View the documentMaterial performance trends
View the documentConclusions
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close this folder5. Global energy futures: The long-term perspective for eco-restructuring
View the document(introduction...)
View the documentIntroduction
View the documentWhat is the energy system?
View the documentEnergy system inefficiencies
View the documentThe deep future energy system
View the documentTransition and the rate of change of the energy system
View the documentNorth-South disparity and sustainable energy systems
View the documentConcluding remarks
View the documentNotes
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close this folder6. Fuel decarbonization for fuel cell applications and sequestration of the separated CO2
View the document(introduction...)
View the documentThe challenge of stabilizing the atmosphere
View the documentFlue gas decarbonization vs. fuel gas decarbonization
View the documentLifecycle CO2 emissions - without and with CO2 sequestration
View the documentOptions for sequestering CO2
View the documentFraming the cost analysis for CO2 sequestration
View the documentMajor findings of the sequestration cost analysis
View the documentAppendix A: The importance of the water-gas shift reaction in fuel decarbonization
View the documentAppendix B: Biomass CO2 emission offset potential in a world where some coal-rich regions cannot or will not reduce emissions
View the documentAppendix C: Pipeline transport of hydrogen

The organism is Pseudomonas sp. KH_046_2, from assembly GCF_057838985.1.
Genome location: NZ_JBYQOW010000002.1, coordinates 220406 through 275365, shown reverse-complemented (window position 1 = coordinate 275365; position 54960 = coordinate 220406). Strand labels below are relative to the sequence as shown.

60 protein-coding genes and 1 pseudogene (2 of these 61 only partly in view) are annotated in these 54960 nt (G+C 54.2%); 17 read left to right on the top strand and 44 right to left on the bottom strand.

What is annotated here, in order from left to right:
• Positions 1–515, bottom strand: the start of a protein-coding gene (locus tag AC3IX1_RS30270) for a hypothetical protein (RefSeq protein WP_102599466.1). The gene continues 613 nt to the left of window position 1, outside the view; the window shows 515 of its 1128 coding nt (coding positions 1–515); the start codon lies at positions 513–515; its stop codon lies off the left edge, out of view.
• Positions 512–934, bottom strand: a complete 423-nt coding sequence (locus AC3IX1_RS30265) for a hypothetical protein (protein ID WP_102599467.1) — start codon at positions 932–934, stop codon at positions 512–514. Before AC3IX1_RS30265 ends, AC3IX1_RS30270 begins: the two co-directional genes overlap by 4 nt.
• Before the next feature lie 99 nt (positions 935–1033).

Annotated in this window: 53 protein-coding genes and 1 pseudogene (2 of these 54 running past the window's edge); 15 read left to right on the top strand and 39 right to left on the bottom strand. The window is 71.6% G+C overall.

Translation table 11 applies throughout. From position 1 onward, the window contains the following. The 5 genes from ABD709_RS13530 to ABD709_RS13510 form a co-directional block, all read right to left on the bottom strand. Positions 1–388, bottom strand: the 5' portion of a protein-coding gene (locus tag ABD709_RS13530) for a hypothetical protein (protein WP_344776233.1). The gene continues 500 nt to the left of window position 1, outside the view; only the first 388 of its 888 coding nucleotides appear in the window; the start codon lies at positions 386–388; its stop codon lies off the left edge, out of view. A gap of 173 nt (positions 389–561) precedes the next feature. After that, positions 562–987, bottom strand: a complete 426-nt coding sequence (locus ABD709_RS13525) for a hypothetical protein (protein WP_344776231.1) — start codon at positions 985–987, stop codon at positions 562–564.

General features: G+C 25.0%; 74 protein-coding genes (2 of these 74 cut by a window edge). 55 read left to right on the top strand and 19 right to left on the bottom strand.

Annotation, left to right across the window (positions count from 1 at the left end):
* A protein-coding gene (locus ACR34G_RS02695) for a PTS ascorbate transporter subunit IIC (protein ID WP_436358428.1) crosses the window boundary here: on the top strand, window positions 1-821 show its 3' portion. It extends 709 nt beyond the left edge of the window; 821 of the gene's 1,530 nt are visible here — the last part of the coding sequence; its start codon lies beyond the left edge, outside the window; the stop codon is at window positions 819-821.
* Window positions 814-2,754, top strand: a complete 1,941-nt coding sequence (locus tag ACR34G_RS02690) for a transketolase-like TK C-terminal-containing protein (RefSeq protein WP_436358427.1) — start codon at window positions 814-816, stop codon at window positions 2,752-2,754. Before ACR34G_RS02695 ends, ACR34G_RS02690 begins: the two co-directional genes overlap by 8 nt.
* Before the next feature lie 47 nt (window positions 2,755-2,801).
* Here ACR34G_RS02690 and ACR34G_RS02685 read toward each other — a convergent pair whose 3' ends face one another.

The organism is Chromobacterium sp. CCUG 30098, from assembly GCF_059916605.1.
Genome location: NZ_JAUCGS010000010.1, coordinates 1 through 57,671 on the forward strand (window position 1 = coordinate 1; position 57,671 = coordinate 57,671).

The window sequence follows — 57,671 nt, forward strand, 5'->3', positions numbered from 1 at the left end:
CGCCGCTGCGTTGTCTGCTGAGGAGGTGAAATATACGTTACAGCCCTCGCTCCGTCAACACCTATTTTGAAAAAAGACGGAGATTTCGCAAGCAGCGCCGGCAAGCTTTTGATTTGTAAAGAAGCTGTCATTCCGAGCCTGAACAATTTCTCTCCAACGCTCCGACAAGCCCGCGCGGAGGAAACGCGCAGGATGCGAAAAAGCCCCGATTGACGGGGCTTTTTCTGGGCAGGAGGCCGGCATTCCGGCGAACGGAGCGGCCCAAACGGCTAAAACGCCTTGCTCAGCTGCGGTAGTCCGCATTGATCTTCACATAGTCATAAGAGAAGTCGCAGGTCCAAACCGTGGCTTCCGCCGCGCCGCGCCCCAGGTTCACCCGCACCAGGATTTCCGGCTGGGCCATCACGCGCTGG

View the documentAcknowledgements
View the documentNotes
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close this folder7. Photovoltaics
View the document(introduction...)
View the documentIntroduction
View the documentThe technological potential of PV
View the documentPV costs
View the documentA PV market diffusion strategy
View the documentPossible PV adoption and diffusion scenarios
View the documentConcluding remarks: PV and eco-restructuring
View the documentNotes
View the documentBibliography
close this folderPart II: Restructuring sectors and the sectoral balance of the economy
close this folder8. Global eco-restructuring and technological change in the twenty-first century
View the document(introduction...)
View the documentGlobalization
View the documentPopulation growth and economic growth
View the documentEnvironmental pressures for global change
View the documentScenario analysis and the use of materials
View the documentThe challenge for eco-restructuring
View the documentConcluding remarks
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close this folder9. Agro-eco-restructuring: Potential for sustainability